Liberia: Echoes of Ugly Past – Cause For Concern Over Rights Violators in Weah’s Circle
MANY WERE CAUGHT unaware by a FrontPageAfrica investigative report this week unearthing a damaging but exclusive revelation that some key figures from Liberia’s ugly and brutal civil war and former officers of late President Samuel Kanyon Doe’s Special Security Services (SSS) are making their way back into the security sector as members of President George Manneh Weah’s security details.
SEVERAL CURRENT and former EPS agents told FrontPageAfrica that in addition to the rebels and unqualified figures from the civil war, many are being referred by the Vice President Jewel Howard-Taylor, and perhaps the President to an already over-staffed service and integrated in the President’s circle thereby presenting a serious national security threat.
SADATT HENRY WOLO, the newly-appointed Assistant Director, Executive Protection Service confirmed the FrontPageAfrica report when he said in an interview this week that although the EPS under his watch has some ex-combatants, society must accept that most of those who found themselves in activities of the civil war are now remodeled and refined. “We all came from some kind of background. Some of these guys have been remodeled. They’ve become transformed. Some have attained education and are now different and reformed persons. So, why should we deny them the opportunity to serve?”-
AS EXPECTED, some of the President’s die-hard supporters greeted the report with disdain going as far as to suggest that the war is over and there should be no fuss over bringing former combatants back into the fold.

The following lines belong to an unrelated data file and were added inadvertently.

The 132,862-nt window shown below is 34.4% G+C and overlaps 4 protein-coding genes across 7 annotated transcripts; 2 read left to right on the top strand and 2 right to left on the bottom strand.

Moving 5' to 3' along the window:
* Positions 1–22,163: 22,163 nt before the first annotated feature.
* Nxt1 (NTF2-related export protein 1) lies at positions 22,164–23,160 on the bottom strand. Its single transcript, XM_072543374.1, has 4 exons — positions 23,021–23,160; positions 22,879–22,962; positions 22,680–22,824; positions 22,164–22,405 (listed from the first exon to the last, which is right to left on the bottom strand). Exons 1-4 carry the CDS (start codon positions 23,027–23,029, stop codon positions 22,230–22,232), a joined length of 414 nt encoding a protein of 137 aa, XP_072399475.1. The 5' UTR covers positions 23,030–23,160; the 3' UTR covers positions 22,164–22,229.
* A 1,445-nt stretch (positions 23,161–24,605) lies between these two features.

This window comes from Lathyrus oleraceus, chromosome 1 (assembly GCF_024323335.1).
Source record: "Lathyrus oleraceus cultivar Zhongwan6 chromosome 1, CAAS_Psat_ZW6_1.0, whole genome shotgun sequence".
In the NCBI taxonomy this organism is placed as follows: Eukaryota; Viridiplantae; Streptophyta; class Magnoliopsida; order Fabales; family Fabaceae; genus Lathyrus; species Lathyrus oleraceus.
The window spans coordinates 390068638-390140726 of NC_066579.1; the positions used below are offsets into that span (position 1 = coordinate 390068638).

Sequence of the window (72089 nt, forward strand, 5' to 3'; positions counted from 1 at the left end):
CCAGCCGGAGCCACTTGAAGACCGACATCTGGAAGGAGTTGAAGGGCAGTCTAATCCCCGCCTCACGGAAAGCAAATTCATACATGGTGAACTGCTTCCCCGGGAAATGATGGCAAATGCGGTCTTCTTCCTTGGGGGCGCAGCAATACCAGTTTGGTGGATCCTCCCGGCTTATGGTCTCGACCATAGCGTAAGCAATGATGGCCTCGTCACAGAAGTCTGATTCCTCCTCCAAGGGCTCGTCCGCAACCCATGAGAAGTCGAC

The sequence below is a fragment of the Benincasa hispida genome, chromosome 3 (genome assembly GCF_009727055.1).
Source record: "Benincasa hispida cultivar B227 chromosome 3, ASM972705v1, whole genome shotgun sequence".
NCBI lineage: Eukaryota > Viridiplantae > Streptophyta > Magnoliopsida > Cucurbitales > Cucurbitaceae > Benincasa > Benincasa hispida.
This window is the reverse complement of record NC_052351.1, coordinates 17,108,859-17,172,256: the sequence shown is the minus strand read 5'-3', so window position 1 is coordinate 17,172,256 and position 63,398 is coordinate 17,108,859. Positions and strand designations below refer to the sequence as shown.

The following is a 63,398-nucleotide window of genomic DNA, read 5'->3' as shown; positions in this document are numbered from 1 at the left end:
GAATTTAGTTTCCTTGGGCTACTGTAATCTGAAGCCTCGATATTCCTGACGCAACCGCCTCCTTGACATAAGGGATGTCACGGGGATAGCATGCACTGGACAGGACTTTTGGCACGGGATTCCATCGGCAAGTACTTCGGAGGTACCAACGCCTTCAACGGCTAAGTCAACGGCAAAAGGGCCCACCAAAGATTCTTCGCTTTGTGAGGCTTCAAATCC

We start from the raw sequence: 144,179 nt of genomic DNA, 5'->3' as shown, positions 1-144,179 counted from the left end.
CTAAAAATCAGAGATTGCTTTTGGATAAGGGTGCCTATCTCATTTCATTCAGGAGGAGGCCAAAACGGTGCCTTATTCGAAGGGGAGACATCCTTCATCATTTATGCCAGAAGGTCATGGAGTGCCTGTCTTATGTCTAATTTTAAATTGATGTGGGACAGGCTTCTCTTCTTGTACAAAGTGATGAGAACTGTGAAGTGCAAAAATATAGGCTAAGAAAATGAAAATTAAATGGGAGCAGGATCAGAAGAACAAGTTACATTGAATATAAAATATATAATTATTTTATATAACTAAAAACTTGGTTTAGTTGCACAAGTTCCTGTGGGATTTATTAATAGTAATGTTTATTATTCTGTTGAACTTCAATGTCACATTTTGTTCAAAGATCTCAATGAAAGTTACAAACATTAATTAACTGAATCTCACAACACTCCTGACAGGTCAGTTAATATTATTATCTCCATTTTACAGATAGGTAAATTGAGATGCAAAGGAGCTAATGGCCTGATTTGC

LIBERIA IS WITHOUT A DOUBT, still a fragile, post-war nation. Despite three successful elections after a brutal civil war, the country is yet to implement findings of a Truth and Reconciliation Report on why Africa’s oldest republic went to war, the impact of the conflict on women, children and the generality of the Liberian society; responsibility for the massive commission of Gross Human Rights Violations (GHRV), and violations of International Humanitarian Law (IHL), International Human Rights Law (IHRL) as well as Egregious Domestic Law Violations (EDLV).
THE REPORT was clear in recommending that Criminal Prosecution for violations, Reparations and a “Palava Hut” Forum is necessary and desirable to redress impunity, promote peace, justice, security, unity and genuine national reconciliation.
THE WAR which rocked Liberia on the eve of Christmas in 1989 was marred by massacres, economic crimes and scores of extra-judicial killings.
THE REPORT NOTED: “Lack of human rights culture and education, depravation and over a century of state suppression and insensitivity, and wealth acclamation by a privileged few created a debased conscience for massive rights violations during the conflict thus engendering a culture of violence as means to an end, with an entrenched culture of impunity.”
THIS IS WHY we applaud a statement by the Liberia Council of Churches this week, calling for the full implementation of the Truth and Reconciliation Commission or TRC recommendations.
BISHOP KORTU K. BROWN, the LCC President, said full implementation of the TRC recommendations will resolve the long-standing problems facing Liberia as a result of atrocities committed by warlords during Liberia’s civil crisis.
Bishop Brown, also General Overseer of the New Water in the Desert Apostolic Pentecostal Church or NWIDA in Brewerville said posterity will judge harshly those who continue to stand in the way of implementing the TRC recommendations, noting the country is still troubled by the wounds inflicted.